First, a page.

The Gangan Series Workshop Lab is an improviser-and-composer workshop which explores the potential of graphic scores and playing in medium-to-large ensembles. Graphic scores’ emphasis on alternative procedures allows more flexibility and possibilities yet retains or reconfigures certain compositional devices.
Over the course of a week, participants will learn the history of graphic notation and undergo various exercises that will aid them in developing their own compositional strategies and notational systems which will culminate in a collaboratively-composed graphic score to be performed at PIDGIN CARTOGRAPHY: Experiments on Graphic Notation by selected festival musicians.
Aside from the results of the week-long residency, the ensemble will perform two other scores: Tad Ermitaño’s “Malaganito 1.0” — a video score that only partially specifies and loosely suggests moods and rhythms — and another from Ignaz Schick, a Berlin-based experimental musician who specializes in free jazz and improvisation.
WSK concerts have always displayed the inclination towards redefining the limits of audiovisual performance. Synthesizing the visual with the sonic to form synesthetic displays, WSK events draw not only from live and expanded cinematic tradition but rather from a long lineage of photographic, performative, and experiential forms including the camera obscura, the panorama and diorama, the magic lantern, the color organ, liquid light shows and other theatrical formats.
This special program will be segmented in a manner evoking the transformation of the moving image:
Exploring the material dimensions of 16mm film, and its infinite possibilities, Makino Takashi and Rei Hayama will present the collaborative result of a recently-concluded experimental film workshop they conducted. In collaboration with WSK founder Tengal, live improvisational music and performances will augment and interact with the projected filmic output producing a highly sensorial event featuring the interplay of light, motion, bodies, and electronics.
Performing a new piece is one of Manila’s earliest and most trailblazing experimental media art groups: The Children of Cathode Ray. Established in 1989, three of the group’s original core members — Tad Ermitaño, Magyar Tuason, and Jing Garcia — will work with an arsenal of obsolete technology. A Cathode Ray piece might have radios and 4-second cassette-tape loops feeding into a mix filled with drums and electronic percussion, effected guitars, synthesized pads, vintage gears and passionate raving in an invented language, which would in turn be augmented visually by video feedback, projections of exposed Super-8 abraded with a variety of kitchen implements, or VHS spliced on a pair of consumer VCRs. The Children of Cathode Ray created the sound of the future, yesterday.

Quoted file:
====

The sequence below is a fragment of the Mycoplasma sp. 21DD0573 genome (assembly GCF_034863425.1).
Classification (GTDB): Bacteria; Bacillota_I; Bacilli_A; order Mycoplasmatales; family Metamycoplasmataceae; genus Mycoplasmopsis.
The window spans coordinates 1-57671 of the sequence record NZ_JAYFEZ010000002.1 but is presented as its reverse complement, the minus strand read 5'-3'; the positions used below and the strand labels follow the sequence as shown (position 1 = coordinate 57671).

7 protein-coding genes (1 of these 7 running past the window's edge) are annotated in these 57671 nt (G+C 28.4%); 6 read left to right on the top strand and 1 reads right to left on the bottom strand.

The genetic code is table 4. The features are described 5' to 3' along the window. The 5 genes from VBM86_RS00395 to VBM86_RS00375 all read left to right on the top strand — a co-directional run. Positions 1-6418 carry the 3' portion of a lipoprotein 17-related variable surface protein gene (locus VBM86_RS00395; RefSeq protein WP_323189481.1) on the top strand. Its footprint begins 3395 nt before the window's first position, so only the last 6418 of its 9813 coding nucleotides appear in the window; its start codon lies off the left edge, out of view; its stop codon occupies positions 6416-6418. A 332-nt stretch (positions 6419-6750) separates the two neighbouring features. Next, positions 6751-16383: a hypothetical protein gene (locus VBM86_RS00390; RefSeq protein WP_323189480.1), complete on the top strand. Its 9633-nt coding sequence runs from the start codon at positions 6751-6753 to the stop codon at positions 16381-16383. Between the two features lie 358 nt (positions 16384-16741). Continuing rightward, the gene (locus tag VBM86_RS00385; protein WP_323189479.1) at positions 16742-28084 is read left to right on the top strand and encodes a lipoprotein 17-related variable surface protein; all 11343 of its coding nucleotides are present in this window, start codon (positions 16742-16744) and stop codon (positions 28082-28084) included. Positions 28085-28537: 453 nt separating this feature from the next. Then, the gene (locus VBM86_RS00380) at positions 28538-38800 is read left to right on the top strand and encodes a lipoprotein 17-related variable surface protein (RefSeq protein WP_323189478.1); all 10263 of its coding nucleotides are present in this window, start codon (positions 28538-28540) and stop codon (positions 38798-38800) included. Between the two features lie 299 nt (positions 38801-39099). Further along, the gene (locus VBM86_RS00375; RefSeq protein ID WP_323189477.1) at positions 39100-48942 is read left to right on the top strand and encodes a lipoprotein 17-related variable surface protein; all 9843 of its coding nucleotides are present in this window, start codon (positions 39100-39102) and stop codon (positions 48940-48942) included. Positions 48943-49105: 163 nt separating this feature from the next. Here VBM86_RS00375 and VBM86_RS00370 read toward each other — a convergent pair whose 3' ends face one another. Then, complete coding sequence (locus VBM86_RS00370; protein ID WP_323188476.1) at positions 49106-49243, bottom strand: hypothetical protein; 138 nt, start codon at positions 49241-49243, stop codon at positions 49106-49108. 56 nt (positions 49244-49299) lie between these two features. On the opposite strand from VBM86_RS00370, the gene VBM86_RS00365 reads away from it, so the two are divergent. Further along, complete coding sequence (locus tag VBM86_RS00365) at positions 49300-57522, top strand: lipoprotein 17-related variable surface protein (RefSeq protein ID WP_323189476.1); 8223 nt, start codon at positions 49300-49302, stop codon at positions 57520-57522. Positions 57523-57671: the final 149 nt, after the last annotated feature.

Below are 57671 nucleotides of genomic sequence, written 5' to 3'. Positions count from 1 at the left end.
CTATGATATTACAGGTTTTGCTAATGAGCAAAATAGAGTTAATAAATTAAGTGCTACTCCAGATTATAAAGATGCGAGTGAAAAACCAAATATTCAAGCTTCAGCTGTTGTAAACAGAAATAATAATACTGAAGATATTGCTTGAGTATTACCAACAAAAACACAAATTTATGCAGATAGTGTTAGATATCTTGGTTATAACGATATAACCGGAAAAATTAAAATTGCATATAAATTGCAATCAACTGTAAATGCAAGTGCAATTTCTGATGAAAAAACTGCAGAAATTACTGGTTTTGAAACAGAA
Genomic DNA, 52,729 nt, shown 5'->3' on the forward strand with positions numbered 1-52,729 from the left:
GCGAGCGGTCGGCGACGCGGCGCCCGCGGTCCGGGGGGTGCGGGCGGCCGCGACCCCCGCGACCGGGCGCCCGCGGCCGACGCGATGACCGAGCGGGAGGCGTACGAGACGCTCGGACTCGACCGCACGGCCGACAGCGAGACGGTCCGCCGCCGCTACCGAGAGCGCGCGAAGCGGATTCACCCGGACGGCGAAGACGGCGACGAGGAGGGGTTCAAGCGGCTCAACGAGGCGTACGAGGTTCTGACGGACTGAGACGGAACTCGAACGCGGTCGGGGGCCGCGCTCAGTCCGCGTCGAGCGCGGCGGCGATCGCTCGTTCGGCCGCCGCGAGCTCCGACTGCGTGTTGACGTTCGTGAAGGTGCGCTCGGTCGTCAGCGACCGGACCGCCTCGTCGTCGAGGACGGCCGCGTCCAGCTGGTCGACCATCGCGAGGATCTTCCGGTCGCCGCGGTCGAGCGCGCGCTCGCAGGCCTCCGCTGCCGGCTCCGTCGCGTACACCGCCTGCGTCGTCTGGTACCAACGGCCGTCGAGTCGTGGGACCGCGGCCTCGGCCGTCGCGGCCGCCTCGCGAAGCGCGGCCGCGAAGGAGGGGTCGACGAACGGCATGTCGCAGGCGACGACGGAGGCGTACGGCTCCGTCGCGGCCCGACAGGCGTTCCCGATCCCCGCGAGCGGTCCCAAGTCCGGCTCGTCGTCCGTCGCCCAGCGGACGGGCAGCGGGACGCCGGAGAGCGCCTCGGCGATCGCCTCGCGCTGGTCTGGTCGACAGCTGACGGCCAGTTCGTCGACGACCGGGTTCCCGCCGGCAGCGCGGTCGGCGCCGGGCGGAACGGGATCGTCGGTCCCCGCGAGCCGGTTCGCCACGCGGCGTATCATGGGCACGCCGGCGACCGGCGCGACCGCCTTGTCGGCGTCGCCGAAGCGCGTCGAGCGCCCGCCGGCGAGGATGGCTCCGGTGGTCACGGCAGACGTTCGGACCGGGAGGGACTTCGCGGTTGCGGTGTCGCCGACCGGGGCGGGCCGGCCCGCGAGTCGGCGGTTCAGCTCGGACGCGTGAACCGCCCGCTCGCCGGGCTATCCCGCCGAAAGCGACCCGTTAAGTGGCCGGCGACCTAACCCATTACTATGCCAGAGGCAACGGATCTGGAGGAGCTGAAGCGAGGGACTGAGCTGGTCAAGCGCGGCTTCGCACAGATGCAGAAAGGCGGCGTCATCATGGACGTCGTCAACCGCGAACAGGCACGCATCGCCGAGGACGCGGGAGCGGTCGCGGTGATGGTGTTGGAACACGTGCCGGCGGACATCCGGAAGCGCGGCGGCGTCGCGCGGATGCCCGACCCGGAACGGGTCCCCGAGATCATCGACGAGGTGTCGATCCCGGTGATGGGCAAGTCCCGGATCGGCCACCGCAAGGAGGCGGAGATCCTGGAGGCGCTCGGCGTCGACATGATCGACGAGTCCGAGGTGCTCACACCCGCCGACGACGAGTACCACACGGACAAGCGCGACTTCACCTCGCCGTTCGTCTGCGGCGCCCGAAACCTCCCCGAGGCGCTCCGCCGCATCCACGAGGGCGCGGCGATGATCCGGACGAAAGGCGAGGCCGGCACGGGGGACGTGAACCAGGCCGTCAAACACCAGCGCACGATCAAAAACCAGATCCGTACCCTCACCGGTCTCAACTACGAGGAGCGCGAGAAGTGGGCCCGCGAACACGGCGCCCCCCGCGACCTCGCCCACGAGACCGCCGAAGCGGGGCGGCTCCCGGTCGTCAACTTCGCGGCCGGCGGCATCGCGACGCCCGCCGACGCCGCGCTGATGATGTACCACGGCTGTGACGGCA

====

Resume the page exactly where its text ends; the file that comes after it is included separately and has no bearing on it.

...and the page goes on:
Lastly, Ken Furudate will provide a mesmerizing audiovisual performance wholly generated through digital means. Deeply influenced by minimalist aesthetics, Furudate concentrates on the simplest elements such as sine waves, pulses, dots, lines, and loop functions, and scales them up to states of overwhelming complexity, at times featuring smooth and transfixing moiré-fringed vortices and subtly-oscillating washes of spectral noise.
“Maiba” – in Tagalog, “to change”. We are here, in the daylight, in ordinary reality. Often, to say or do something with power, we have this idea that breaking on through to the other side (to quote Jim Morrison) requires that we transform ourselves. With sound. With light, with objects, with costumes, with ritual, with words. To get across, we have to break — and break with — the daylight world of appearances. -Tad Ermitaño
The MusicMakers Hacklab is a performance laboratory open to anyone interested in attempting together what is inconceivable alone and aims to invent tools and strategies for improvised play. By encouraging new collaborative performances which explore music as a speculative medium for sustainability, wherein artists work together to generate rather than compete for resources, to propagate rather than consume, the MusicMakers Hacklab seeks to provide a platform for inspiration and knowledge exchange, allowing practitioners from a range of disciplines to create and play, and to find new ways of exploring the current and future potentials that lie in interfacing music with technology and other fields of practice.